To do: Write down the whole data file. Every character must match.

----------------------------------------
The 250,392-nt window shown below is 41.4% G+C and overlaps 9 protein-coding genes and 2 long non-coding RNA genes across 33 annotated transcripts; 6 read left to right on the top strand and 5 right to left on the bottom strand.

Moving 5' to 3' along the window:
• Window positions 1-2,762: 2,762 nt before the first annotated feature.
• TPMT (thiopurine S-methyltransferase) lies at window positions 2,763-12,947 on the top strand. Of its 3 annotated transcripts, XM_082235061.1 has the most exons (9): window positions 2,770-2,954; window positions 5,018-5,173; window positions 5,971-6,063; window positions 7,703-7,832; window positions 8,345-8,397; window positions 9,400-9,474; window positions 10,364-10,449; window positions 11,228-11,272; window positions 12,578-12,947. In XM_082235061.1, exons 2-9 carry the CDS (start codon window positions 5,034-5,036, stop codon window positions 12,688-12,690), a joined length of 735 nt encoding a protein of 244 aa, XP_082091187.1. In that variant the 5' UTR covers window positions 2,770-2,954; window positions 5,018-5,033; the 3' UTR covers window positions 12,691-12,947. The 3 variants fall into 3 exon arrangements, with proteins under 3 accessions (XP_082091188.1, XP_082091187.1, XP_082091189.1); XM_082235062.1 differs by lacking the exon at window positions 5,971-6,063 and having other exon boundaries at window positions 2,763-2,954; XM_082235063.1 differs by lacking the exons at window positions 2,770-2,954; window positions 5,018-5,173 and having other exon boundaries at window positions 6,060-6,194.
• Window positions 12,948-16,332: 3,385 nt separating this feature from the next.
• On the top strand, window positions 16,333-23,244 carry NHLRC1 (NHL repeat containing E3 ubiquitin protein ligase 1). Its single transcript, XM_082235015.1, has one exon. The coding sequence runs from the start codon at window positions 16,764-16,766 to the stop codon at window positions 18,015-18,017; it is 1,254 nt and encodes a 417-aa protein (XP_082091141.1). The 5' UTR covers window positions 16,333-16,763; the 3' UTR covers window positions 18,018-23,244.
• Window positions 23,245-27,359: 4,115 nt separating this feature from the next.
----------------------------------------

The 250,392-nt window shown below is 41.4% G+C and overlaps 9 protein-coding genes and 2 long non-coding RNA genes across 33 annotated transcripts; 6 read left to right on the top strand and 5 right to left on the bottom strand.

Moving 5' to 3' along the window:
• Window positions 1-2,762: 2,762 nt before the first annotated feature.
• TPMT (thiopurine S-methyltransferase) lies at window positions 2,763-12,947 on the top strand. Of its 3 annotated transcripts, XM_082235061.1 has the most exons (9): window positions 2,770-2,954; window positions 5,018-5,173; window positions 5,971-6,063; window positions 7,703-7,832; window positions 8,345-8,397; window positions 9,400-9,474; window positions 10,364-10,449; window positions 11,228-11,272; window positions 12,578-12,947. In XM_082235061.1, exons 2-9 carry the CDS (start codon window positions 5,034-5,036, stop codon window positions 12,688-12,690), a joined length of 735 nt encoding a protein of 244 aa, XP_082091187.1. In that variant the 5' UTR covers window positions 2,770-2,954; window positions 5,018-5,033; the 3' UTR covers window positions 12,691-12,947. The 3 variants fall into 3 exon arrangements, with proteins under 3 accessions (XP_082091188.1, XP_082091187.1, XP_082091189.1); XM_082235062.1 differs by lacking the exon at window positions 5,971-6,063 and having other exon boundaries at window positions 2,763-2,954; XM_082235063.1 differs by lacking the exons at window positions 2,770-2,954; window positions 5,018-5,173 and having other exon boundaries at window positions 6,060-6,194.
• Window positions 12,948-16,332: 3,385 nt separating this feature from the next.
• On the top strand, window positions 16,333-23,244 carry NHLRC1 (NHL repeat containing E3 ubiquitin protein ligase 1). Its single transcript, XM_082235015.1, has one exon. The coding sequence runs from the start codon at window positions 16,764-16,766 to the stop codon at window positions 18,015-18,017; it is 1,254 nt and encodes a 417-aa protein (XP_082091141.1). The 5' UTR covers window positions 16,333-16,763; the 3' UTR covers window positions 18,018-23,244.
• Window positions 23,245-27,359: 4,115 nt separating this feature from the next.